Palliative Care and Symptom Management Clinic at SCI

October 9, 2020 Callie Bartlett (Health Education Intern) and Christina McConnell (Palliative Care Specialist)

What is palliative care?

                Palliative care is a consultative medical specialty that addresses the impacts of complex illness on the whole body. It is a practice of medical care that integrates not only the physical component of care but the psychological, social and spiritual aspects of care. One of the keys to palliative care is the partnership between several disciplines that include oncology, social work, mental health, physical therapy and many more. 

Specialists in this field recognize that when navigating extreme illness, they serve as a bridge between the patient and the other teams involved. Medicine is a complex system and for patients that can often feel like trying to wrangle a flailing octopus. One of the goals of palliative care is to help lasso that octopus by easing symptoms and simplifying care, in order to meet the patient’s goals for quality of life. Recognizing that every patient’s story, diagnosis, treatment plan and journey are unique, palliative care chooses to approach each patient with a holistic and personalized model of care.  The aim is to optimize quality of life and mitigate suffering through a serious of different measures, which can be medicinal or non-medicinal. Palliative care specialists and cancer care providers work together to provide more comprehensive care for patients and ensure that all of the patients’ needs are being met.

Goals of palliative care

                Palliative care helps patients to better understand their prognosis and the choices they have for treatment by looking at it more holistically. Specialists can give another opinion from a different perspective to help the patient make medical decisions based on what is consistent with their values and how they want to spend their life. Furthermore, a palliative care team ensures that patients are having their symptoms and pain managed in a way that helps them to be fulfilled in life and continue carrying out everyday activities. Specialists can also ease the burden on family members by providing counseling or help in navigating the medical system.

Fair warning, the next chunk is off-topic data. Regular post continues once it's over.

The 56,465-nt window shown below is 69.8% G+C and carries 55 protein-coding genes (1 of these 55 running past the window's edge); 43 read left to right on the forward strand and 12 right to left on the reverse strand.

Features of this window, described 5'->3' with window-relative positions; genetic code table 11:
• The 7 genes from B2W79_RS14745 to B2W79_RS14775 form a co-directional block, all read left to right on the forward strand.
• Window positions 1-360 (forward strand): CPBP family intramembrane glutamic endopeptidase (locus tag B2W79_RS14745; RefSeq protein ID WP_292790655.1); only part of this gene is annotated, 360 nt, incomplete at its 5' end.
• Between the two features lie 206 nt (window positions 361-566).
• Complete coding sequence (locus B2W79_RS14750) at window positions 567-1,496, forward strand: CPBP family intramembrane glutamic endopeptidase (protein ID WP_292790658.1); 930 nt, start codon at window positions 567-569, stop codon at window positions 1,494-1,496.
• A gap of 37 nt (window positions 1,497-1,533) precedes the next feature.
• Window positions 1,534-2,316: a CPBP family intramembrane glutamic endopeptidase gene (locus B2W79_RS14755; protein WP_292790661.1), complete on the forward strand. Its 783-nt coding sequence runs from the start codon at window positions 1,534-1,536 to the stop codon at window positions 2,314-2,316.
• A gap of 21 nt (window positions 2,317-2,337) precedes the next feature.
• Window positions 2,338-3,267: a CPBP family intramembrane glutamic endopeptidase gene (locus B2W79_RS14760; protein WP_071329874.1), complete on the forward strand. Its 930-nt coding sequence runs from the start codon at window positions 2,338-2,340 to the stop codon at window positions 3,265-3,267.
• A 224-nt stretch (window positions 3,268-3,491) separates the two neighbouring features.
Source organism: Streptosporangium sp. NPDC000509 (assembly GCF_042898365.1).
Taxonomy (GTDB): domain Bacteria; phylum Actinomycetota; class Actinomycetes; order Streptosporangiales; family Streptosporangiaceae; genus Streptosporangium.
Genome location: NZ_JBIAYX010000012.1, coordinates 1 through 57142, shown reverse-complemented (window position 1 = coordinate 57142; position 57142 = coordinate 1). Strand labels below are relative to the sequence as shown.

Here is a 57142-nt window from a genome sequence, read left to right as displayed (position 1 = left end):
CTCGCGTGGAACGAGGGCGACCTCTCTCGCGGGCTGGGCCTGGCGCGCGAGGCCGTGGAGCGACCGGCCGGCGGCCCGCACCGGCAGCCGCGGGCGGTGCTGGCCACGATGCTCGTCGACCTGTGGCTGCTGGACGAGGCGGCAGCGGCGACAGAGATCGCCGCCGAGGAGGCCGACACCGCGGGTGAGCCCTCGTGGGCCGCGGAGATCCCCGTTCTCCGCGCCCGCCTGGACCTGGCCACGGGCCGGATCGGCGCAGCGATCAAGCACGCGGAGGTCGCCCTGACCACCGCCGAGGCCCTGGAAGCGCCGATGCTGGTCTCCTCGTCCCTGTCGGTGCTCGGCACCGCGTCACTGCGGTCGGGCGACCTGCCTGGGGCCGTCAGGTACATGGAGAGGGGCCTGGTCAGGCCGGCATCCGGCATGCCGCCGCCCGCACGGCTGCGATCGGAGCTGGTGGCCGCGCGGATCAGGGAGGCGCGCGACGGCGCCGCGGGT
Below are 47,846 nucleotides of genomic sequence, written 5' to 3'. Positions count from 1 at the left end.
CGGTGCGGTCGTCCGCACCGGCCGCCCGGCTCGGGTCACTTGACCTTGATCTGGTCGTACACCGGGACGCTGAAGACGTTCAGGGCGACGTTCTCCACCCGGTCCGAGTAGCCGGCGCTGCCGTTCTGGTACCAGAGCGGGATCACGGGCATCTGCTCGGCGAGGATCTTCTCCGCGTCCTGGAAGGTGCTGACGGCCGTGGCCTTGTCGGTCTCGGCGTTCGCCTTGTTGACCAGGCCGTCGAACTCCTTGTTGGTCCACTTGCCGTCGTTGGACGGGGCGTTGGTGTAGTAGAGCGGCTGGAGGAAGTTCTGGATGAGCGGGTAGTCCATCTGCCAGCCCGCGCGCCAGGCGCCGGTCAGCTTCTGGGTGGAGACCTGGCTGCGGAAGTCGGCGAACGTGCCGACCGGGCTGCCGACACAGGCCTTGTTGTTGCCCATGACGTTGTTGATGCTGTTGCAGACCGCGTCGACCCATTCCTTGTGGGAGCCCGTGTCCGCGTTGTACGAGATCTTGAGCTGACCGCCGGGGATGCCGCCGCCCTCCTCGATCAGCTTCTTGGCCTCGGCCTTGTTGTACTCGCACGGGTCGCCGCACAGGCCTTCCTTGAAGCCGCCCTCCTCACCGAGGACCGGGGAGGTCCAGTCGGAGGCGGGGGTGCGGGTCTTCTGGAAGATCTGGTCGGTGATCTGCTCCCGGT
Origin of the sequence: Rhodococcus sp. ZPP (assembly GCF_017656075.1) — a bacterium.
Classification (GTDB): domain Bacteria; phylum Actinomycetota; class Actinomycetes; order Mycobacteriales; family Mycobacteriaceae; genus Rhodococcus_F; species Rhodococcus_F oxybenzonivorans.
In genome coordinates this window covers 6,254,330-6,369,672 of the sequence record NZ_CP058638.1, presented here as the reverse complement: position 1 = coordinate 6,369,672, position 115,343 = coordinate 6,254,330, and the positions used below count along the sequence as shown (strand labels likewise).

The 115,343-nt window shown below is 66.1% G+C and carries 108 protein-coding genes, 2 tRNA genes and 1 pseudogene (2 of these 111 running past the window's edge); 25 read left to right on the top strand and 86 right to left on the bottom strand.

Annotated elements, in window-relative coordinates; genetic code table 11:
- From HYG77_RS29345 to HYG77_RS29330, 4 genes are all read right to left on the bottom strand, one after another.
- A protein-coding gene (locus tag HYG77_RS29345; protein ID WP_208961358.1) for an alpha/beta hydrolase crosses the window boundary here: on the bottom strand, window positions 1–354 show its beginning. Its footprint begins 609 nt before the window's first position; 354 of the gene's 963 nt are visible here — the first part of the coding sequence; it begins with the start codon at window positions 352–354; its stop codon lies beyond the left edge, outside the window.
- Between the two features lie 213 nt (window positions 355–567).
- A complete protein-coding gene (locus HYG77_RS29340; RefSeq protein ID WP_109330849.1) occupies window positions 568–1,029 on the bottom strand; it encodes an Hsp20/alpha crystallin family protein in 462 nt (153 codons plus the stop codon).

When should a patient receive palliative care?

While there is no set ‘right’ time to begin receiving care, generally “the earlier the better” rings true.  Studies have shown that patients who integrate it early after their cancer diagnosis experience an overall better quality of life.  They report less symptoms, less anxiety and depression, are more likely to have their needs and goals met and can have increased survival rates.

It is appropriate at any age, stage of cancer, and any time during a patient’s treatment, in order to help people, live as well as possible while being treated for cancer.

Palliative care specialists work to personalize their care and services around the cancer patient, as each person, diagnosis, treatment, and experience is different. Patients who have any of the following symptoms should talk with a palliative care specialist to discuss receiving care.

  • Symptoms and pain that are not being treated or able to be managed
  • Confusion or uncertainty with treatment options and health care decisions
  • Extreme nausea and/or vomiting

General Information

Most health insurance plans cover the cost of palliative care services. Check with your insurance provider to see if treatment costs can be covered. If you are interested in integrating palliative care into your oncology care, please consult with your doctor.

Resources

https://www.swedish.org/services/palliative-care-and-symptom-management

 

 

 

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